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How do you "French" a chicken breast?

junescook Sep 3, 2011 08:12 AM

Today I was looking for some grill recipes and I came across a couple that called for frenched chicken breasts. I know how to french chops (though I am loathe to get rid of that great part of the meat along the bone) but don't inderstand how to do a chicken breast. Can anybody help me out on this?

http://www.foodnetwork.com/recipes/bo...

  1. Gio Sep 3, 2011 08:23 AM

    It's also called Roasted Airline Chicken Breast. Here's a photo of what it looks like...

    http://noe847.blogspot.com/2009/04/ro...

    3 Replies
    1. re: Gio
      mamachef Sep 3, 2011 08:31 AM

      Hey, nice. Thanks, Gio. I didn't think to do that. And I think the name, "Roasted Airline Chicken Breast" is hysterical - it occurs, I DID probably see my first one on a TWA flight (ha! boy, did I ever just date myself) at dinner service. And I recall, in that particular instance, that it wasn't delicious, but the cut itself impressed me.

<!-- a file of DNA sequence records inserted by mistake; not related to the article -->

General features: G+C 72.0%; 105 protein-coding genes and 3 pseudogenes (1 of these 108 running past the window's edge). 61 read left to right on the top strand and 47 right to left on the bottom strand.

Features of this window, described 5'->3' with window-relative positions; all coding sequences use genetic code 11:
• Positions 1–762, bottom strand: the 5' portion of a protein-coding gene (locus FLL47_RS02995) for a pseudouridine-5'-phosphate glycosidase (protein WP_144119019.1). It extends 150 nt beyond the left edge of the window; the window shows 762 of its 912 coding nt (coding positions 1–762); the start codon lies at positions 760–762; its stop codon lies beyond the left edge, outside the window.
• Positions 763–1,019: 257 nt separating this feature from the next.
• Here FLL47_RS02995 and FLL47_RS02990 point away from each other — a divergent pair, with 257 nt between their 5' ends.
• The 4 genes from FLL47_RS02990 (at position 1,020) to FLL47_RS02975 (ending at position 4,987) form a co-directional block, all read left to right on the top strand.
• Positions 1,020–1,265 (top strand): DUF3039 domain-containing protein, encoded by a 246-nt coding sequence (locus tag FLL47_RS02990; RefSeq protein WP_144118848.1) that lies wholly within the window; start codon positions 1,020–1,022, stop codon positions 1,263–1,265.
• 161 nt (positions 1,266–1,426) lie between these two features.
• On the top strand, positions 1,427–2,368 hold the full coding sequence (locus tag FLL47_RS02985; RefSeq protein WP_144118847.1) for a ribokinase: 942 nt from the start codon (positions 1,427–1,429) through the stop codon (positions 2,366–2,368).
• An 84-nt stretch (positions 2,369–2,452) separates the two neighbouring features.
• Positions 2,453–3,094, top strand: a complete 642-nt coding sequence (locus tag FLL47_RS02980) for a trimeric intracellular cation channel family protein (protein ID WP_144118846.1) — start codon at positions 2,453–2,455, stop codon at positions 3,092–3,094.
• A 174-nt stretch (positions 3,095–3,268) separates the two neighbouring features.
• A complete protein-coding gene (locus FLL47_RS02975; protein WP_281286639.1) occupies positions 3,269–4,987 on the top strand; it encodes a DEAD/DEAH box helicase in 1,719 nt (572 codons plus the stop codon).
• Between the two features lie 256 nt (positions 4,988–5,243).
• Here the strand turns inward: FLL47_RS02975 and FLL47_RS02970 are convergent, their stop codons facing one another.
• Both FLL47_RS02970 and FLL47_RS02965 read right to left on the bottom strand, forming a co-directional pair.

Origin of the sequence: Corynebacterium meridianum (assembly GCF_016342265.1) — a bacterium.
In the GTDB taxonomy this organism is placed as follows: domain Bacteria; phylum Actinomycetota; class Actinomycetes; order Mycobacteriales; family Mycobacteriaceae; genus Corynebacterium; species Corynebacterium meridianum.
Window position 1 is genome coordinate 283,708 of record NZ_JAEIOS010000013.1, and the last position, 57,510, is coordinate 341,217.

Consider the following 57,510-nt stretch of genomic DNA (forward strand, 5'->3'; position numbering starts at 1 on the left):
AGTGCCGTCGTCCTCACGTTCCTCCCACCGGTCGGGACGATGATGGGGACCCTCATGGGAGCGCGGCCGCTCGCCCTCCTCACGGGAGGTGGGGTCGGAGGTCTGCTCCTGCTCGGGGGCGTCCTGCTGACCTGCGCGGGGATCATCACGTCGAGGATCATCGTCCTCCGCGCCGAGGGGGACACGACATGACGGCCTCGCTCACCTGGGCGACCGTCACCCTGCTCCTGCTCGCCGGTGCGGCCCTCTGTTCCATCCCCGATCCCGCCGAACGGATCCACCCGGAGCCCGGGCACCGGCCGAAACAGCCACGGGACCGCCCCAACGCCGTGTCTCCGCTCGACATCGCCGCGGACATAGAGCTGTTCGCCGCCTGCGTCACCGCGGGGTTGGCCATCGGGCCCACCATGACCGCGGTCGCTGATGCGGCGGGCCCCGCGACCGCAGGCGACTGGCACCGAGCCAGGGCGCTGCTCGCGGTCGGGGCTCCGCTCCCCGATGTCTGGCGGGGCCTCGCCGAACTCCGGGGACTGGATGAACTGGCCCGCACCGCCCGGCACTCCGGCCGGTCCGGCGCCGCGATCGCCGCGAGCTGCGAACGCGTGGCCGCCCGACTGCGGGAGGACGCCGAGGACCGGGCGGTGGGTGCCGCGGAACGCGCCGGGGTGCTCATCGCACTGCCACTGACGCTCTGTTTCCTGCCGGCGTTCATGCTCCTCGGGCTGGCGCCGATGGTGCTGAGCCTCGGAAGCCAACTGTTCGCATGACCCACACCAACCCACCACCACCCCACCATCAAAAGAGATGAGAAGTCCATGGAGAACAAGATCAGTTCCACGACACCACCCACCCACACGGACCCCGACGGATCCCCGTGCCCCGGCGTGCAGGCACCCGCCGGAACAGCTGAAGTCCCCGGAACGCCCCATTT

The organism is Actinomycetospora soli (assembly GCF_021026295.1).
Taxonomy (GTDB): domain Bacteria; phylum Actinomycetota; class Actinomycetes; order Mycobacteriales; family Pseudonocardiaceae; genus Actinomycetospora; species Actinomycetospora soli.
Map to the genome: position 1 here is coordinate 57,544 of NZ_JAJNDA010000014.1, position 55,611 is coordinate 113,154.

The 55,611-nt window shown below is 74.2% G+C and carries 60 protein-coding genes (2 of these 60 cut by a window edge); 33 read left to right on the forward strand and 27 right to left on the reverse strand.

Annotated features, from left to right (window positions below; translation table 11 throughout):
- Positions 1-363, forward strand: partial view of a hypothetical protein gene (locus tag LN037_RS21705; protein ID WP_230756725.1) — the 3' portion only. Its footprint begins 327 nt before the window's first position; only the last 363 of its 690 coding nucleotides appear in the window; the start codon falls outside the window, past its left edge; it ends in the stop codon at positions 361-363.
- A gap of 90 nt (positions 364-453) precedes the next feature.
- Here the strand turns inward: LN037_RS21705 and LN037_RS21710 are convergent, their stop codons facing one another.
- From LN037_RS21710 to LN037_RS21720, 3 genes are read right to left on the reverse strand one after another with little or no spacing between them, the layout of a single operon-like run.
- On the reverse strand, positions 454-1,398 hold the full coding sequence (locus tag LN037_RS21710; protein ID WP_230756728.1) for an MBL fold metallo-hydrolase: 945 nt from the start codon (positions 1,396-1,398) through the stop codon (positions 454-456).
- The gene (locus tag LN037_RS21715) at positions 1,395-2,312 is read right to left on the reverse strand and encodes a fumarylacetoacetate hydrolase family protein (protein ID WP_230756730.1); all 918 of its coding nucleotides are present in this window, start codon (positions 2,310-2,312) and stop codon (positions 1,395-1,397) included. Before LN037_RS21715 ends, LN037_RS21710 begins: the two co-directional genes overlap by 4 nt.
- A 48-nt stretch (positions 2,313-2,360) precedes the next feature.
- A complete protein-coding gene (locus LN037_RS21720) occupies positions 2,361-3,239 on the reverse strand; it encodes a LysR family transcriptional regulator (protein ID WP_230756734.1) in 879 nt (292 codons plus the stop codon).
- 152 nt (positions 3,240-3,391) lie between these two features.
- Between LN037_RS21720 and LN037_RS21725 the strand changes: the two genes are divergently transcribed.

1. re: mamachef
        junescook Sep 3, 2011 08:35 AM

        So are all of the breast bones left intact? The shape looks more like you'd get with a boned breast rather than a bone-in.

        1. re: junescook
          mamachef Sep 3, 2011 08:42 AM

          I think that may be why that cut was developed - for the very reason you stated. But no, in my experience it's always been on the bone entirely, and I've never boned out that cut when I've butchered chickens - and I have done it many many times in qty. large and small. I hope this helps, and that your dinner is delicious.

    2. mamachef Sep 3, 2011 08:17 AM

      Hi junescook. A "Frenched" chicken breast is the breast w/ the wing joint attached. It's a very pretty cut. Chicken on the bone is a much more delicious choice than BSCB.

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